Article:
When Americans hear the word “cholesterol,” they often think it’s a bad thing. But that’s not always true. Cholesterol is a fat that is naturally found in body tissues. It’s essential in building cells in the body and is needed to make hormones and vitamin D. In other words, it is an essential component for normal body function.
Your body makes all the cholesterol it needs, but additional cholesterol is introduced through foods from animal sources — meat, eggs, and cheese. Sometimes, because of several factors, too much cholesterol accumulates in the body, which can cause numerous health problems.
Inside Cholesterol Image of cholesterol test results
Inside the waxy substance of cholesterol are lipoproteins. These are a combination of fat and protein, and the different types of lipoproteins serve different purposes.
HDL or high-density lipoprotein is often called “good” cholesterol. It transports cholesterol from other parts of the body to the liver, where the organ removes cholesterol from the body.
LDL is a low-density lipoprotein that also delivers cholesterol through the body, but it is often called “bad” cholesterol because high levels of LDL create plaque in the arteries.
VLDL, or very low-density lipoprotein, is also often called “bad” cholesterol because too much of it also can lead to plaque in the arteries. However, while LDL carries cholesterol through the body, VLDL mainly carries triglycerides, which are a different type of fat.
Healthy vs. Unhealthy Cholesterol Levels
Too much cholesterol can lead to the buildup of plaque in the arteries. This buildup narrows the arteries and slows or blocks the blood flow to the heart, which can lead to heart disease or a heart attack. Maintaining a healthy level of cholesterol is important for long-term wellbeing. You can’t “feel” if your cholesterol is high, but your doctor can test your blood with a cholesterol panel to determine your levels:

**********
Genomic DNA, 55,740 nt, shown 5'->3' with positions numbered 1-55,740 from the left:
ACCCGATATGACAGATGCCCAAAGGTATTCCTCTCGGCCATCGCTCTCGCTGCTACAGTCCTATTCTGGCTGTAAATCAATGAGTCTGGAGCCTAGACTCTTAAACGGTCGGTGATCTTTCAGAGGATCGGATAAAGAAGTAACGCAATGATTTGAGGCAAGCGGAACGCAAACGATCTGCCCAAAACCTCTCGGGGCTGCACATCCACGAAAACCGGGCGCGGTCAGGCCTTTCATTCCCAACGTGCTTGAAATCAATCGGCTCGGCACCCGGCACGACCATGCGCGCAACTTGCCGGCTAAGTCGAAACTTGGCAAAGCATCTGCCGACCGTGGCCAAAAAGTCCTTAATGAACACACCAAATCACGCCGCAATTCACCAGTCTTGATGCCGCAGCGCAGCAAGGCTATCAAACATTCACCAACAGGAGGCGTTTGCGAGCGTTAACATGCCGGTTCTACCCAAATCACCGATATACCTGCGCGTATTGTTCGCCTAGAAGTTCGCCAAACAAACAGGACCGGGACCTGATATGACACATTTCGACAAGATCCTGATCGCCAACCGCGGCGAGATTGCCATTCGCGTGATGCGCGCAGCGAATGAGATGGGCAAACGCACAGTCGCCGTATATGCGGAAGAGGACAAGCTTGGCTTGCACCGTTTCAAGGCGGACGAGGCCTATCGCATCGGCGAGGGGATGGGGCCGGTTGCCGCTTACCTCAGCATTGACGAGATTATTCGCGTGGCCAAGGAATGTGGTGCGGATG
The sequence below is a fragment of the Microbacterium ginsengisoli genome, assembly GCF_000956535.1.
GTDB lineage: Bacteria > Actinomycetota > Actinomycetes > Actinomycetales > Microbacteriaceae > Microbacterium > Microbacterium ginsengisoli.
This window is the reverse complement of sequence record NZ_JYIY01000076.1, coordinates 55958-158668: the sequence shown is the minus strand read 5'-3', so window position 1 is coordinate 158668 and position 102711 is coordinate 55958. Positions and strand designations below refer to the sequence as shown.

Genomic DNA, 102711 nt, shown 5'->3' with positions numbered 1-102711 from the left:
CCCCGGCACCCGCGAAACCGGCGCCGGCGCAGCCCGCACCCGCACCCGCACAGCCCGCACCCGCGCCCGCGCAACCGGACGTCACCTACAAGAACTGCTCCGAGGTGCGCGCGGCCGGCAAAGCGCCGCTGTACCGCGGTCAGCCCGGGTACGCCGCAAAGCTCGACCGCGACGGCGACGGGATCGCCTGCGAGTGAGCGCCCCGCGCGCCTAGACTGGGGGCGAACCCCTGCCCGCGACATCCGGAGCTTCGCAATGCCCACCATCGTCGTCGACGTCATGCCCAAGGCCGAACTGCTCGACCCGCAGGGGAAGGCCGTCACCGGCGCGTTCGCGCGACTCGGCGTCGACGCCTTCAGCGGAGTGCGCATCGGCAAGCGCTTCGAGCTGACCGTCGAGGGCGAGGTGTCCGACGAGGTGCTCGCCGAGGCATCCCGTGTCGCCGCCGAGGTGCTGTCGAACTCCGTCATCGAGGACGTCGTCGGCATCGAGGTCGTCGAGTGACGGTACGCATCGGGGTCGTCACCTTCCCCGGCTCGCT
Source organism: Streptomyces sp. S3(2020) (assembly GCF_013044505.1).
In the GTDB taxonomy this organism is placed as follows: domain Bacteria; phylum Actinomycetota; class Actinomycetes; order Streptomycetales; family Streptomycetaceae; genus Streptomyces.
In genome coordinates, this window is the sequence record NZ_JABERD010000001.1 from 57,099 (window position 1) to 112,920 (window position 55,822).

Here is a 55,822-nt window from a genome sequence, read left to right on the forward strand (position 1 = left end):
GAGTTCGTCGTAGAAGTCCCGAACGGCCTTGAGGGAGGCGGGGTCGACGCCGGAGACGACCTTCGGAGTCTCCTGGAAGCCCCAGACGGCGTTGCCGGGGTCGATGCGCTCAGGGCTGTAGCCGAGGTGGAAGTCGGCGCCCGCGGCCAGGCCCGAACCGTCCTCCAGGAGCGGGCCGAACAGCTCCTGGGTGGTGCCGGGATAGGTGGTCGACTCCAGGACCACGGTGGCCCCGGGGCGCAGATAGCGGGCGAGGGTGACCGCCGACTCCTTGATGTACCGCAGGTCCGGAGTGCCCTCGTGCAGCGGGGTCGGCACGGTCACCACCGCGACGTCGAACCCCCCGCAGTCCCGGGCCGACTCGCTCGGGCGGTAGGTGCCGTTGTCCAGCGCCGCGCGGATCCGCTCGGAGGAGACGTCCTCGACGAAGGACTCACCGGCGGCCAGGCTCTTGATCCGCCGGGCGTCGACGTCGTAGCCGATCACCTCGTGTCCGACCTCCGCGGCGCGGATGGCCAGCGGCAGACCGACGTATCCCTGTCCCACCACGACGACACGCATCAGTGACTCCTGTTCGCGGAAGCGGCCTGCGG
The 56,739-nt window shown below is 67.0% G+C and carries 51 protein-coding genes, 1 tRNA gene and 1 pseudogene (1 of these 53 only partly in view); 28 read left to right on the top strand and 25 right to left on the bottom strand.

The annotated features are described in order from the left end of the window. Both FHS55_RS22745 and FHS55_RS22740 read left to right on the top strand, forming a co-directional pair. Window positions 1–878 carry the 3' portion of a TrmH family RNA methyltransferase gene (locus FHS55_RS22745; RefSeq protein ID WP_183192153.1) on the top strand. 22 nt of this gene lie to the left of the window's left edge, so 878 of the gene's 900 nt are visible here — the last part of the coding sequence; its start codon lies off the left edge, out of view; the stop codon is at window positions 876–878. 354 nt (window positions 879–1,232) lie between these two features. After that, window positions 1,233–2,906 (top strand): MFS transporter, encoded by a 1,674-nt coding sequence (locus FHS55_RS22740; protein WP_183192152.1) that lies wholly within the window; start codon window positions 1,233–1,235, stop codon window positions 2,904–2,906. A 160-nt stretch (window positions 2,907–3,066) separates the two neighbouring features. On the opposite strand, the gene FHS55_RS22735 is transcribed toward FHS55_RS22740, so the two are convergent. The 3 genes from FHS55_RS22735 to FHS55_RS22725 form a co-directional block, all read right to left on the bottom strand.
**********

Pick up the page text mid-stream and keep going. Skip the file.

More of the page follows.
- Total cholesterol level of 200 or less is desirable.
- LDL less than 100 and HDL more than 50 are considered optimal.
- Triglycerides should be less than 150.
- What Contributes to High Cholesterol?</li?
Several factors can cause high cholesterol, including:
- Diet, exercise or activity patterns
- Being overweight or obese
- Certain medical condition and medications
- Cholesterol levels also vary with age and gender. Apart from lifestyle, certain genetic conditions can put a person at risk for higher cholesterol levels.
Preventing and Lowering High Cholesterol
The steps to prevent high cholesterol are similar to the ones needed to lower it. Diet plays a very important role in preventing high cholesterol levels. Foods rich in fats and refined sugars can increase cholesterol levels. Reducing saturated fat and trans-fat can improve cholesterol levels. Omega 3 fatty acids are considered heart-healthy. Increasing fiber in the diet also can improve cholesterol levels.
To prevent high cholesterol, eat a diet rich in vegetables, fiber, whole grains, low-fat dairy and lean meat. The Mediterranean diet is considered one of the heart-healthy diets. Regular exercise helps maintain healthy cholesterol levels.
Controlling risk factors — such as obesity and overweight status, and diabetes — can help maintain healthy cholesterol levels. If everything fails, medical help is needed especially in individuals whose high cholesterol is due to genetic factors.
If you already have high cholesterol, a diet rich in vegetables, fruits, whole grains, low-fat or no-fat dairy, plant-based protein or lean meat naturally lowers cholesterol. Regular physical exercise is an important component for maintaining ideal cholesterol levels and can help control or reduce the additional risk factors of obesity and diabetes.
Just because you can’t “feel” high cholesterol, it can still be there, potentially damaging your body. If you have high cholesterol, talk with your medical professionals about how you can get and keep your cholesterol at a healthy level.